Visual Thinking

Having been embedded within graphic design and cartography for 30 years now, one recurring disappointment for me is the amount of ‘new’ conceptual and theoretical thinking, and object creation, that really is not new. In recent times, I have read numerous articles and attended talks that expound new ideas and approaches that simply are not; allegedly new cartographic techniques that were, in reality, evident in works of 100 years ago; a new design approach, again recognised to have originated in the 60s, etc, etc, etc. This seems to be down to one thing—reading, or lack of!

I can only assume current education and practice pays little attention to the past any more. The historical basis to most disciplines provides a rich and significant theoretical context for the present, yet clearly practitioners do not seem to research and read up on their subject—and this is the real issue—thereby wasting time re-inventing the wheel. For example, studying design history (synchronic and diachronic) provides a deeper understanding of the subject and ultimately, a better informed outcome today.

With that in mind, I am currently reading a classic design book from 1972, Experiences in visual thinking, by Robert H McKim. It has been republished a couple of times, but I was pleased to track down an original version in excellent condition. It is still so relevant today and also revealing of the thought processes and knowledge at that time.

Pick up an old book and read it—there’s still a lot to learn from the past.

August, 2018

Illustreets

No sooner had I picked up on one new online mapping framework, the OS Open Zoomstack, than another appears! Illustreets follows the usual formula, but with each new framework that gets released

OS Open Zoomstack

The world of online mapping frameworks moves apace! Now, even the monolithic mapping organisation, the Ordnance Survey, is involved. In July, they launched OS Open Zoomstack, providing vector tiles of their open data themes.

Visual Thinking

Having been embedded within graphic design and cartography for 30 years now, one recurring disappointment for me is the amount of ‘new’ conceptual and theoretical thinking, and object creation, that really is not new.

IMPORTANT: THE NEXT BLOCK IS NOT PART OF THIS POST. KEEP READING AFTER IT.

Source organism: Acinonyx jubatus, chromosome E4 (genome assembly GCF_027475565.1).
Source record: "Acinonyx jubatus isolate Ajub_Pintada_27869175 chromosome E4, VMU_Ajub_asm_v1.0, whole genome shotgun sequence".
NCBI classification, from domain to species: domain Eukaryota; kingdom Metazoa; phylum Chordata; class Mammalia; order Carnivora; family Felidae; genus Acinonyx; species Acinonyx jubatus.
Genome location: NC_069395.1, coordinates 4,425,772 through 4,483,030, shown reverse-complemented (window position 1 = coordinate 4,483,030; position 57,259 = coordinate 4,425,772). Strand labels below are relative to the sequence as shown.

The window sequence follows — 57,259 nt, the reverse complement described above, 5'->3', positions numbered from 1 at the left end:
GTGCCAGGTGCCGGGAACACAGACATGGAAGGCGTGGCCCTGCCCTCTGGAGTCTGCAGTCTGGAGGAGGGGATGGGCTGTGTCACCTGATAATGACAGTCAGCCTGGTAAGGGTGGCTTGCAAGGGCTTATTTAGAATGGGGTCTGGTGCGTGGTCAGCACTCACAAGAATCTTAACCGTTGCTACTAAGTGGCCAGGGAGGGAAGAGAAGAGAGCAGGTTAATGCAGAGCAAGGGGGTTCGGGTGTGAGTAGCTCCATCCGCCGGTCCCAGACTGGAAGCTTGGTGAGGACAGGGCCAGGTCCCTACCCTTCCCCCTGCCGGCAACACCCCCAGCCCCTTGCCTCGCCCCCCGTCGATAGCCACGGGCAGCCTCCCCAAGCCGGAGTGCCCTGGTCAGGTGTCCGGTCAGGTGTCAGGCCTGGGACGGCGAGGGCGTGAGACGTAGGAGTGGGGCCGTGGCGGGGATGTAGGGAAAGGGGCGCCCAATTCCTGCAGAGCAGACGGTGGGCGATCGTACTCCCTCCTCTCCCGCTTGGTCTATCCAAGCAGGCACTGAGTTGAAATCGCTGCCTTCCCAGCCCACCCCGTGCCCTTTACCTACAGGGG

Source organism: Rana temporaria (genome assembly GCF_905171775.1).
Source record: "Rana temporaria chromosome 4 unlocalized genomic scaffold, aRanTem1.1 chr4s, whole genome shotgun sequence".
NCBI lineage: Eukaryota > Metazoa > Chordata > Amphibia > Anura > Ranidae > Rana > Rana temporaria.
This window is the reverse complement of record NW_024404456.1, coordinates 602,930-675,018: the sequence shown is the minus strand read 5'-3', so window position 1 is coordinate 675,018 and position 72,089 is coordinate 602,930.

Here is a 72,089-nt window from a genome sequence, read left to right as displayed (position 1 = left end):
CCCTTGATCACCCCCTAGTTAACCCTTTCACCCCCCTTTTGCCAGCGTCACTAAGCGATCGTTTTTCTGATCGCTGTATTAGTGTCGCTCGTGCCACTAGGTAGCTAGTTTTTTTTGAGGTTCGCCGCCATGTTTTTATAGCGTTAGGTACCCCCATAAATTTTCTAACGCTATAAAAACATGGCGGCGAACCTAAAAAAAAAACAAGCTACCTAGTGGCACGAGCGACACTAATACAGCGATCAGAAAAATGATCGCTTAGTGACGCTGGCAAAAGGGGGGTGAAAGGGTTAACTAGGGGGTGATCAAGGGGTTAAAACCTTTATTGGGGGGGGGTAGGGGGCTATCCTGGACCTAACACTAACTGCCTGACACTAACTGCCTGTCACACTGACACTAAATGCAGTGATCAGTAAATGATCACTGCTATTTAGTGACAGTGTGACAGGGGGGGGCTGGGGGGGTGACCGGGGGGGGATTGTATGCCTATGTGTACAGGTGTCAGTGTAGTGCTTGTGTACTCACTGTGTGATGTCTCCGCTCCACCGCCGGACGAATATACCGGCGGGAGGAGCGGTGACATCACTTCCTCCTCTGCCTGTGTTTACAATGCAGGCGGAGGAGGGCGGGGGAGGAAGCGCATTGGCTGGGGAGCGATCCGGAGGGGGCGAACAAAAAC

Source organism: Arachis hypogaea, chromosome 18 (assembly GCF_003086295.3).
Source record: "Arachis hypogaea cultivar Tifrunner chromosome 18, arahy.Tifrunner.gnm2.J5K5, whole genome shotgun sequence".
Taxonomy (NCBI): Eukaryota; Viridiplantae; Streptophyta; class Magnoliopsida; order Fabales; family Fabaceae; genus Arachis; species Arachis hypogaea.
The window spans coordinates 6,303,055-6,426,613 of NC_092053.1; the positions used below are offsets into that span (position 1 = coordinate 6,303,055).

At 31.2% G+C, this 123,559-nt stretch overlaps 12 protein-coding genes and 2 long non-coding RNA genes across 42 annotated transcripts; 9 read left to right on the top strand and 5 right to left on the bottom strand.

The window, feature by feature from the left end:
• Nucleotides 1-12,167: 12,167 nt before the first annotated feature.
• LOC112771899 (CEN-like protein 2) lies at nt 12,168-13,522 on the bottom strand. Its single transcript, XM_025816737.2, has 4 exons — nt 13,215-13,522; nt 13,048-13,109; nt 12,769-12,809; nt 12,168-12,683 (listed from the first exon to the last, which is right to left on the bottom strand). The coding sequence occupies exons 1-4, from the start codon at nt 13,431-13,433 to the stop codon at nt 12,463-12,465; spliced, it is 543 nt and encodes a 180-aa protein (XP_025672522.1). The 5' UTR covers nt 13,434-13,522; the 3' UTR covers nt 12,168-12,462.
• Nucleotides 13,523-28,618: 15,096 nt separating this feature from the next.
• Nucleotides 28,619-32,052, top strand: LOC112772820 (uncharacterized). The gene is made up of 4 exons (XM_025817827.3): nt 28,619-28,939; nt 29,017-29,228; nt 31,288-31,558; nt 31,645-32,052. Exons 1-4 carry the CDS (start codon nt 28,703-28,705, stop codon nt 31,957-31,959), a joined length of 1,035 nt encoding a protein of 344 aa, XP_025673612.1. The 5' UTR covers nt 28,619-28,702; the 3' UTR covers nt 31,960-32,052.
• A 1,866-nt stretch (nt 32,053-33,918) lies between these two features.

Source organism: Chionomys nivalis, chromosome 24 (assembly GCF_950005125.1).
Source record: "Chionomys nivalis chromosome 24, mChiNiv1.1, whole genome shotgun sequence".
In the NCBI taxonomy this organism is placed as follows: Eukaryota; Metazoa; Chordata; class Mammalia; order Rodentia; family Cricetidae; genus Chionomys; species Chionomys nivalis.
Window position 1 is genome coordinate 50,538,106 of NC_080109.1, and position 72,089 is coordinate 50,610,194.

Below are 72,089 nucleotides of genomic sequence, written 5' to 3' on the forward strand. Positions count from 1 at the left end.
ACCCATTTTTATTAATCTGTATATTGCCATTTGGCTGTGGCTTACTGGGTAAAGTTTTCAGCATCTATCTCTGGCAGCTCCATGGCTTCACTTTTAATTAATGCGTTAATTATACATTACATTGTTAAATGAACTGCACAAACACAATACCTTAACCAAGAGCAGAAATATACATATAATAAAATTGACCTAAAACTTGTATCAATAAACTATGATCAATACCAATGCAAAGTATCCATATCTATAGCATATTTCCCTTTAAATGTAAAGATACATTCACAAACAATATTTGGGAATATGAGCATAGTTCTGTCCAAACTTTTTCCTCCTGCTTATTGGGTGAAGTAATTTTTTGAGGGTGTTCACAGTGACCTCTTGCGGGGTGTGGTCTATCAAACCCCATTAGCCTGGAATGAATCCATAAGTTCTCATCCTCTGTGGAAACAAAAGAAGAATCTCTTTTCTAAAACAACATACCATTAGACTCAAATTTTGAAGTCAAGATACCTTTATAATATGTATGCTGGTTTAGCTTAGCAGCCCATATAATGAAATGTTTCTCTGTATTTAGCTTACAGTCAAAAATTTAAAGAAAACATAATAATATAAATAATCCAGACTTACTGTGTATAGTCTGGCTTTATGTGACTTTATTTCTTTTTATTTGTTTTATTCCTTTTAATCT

kepler.gl

Uber—who would thought—have released kepler.gl, an open-source geospatial toolbox. It’s designed to provide the easiest way of visualising geospatial data and gaining useful insights.

Cartograms

Not to be confused with Mapbox’s nonsensical hijacking of the term for creating colour styles, cartograms are extraordinary map types. The relaunch of Worldmapper in April 2018 celebrates this form of mapping.

Google Earth

When it was first released 16 years ago, it was an incredible virtual experience to be able to travel around the globe and look at anywhere in a level of detail previously not seen, and it still is today!

National Geographic

Since the very first issue in 1888, the National Geographic magazine has been the benchmark for quality researched articles supported by well-crafted graphics.

Heightfields

There is always an aspect of work that emerges out of error, experimentation and/or serendipity.

Big Data Visualisation

Visualisations of ‘big data’ have been commonplace over the last few years, though their is still much debate to be had about the value of many of them beyond their visually interesting presentation.

A Monitor for a Cartographer?

Screen estate and colour are very important to a cartographer. Maps can be any size from A6 to more than 5m×5m square.

An Open-source World

Over the last few years we have seen the release of numerous mapping platforms/frameworks to allow the manipulation and representation of open-source mapping and other spatial data.

OS Maps – the App

Recently, the Ordnance Survey (OS) updated an app for both mobile and desktop devices that utilises their 1:25,000 Explorer and 1:50,000 Landranger maps—classic OS mapping at it’s best.

Swiss National Mapping

Swiss topography has long been regarded as the epitome of this form of mapping, often characterised by the iconic hill shading techniques of the late Eduard Imhof, professor of cartography at the Swiss Federal Institute of Technology.

Relief Shading, Part I

As we seem to be moving in to presentational modes where 3D (mapping) is becoming ever more commonplace, enabled by software and hardware advances, it is relevant to look back

Mac Pro 5,1 resurrected?

I decided to raise the bar on my workstation and go for something with a little more grunt, and that would be up to the job for the next 2–3 years.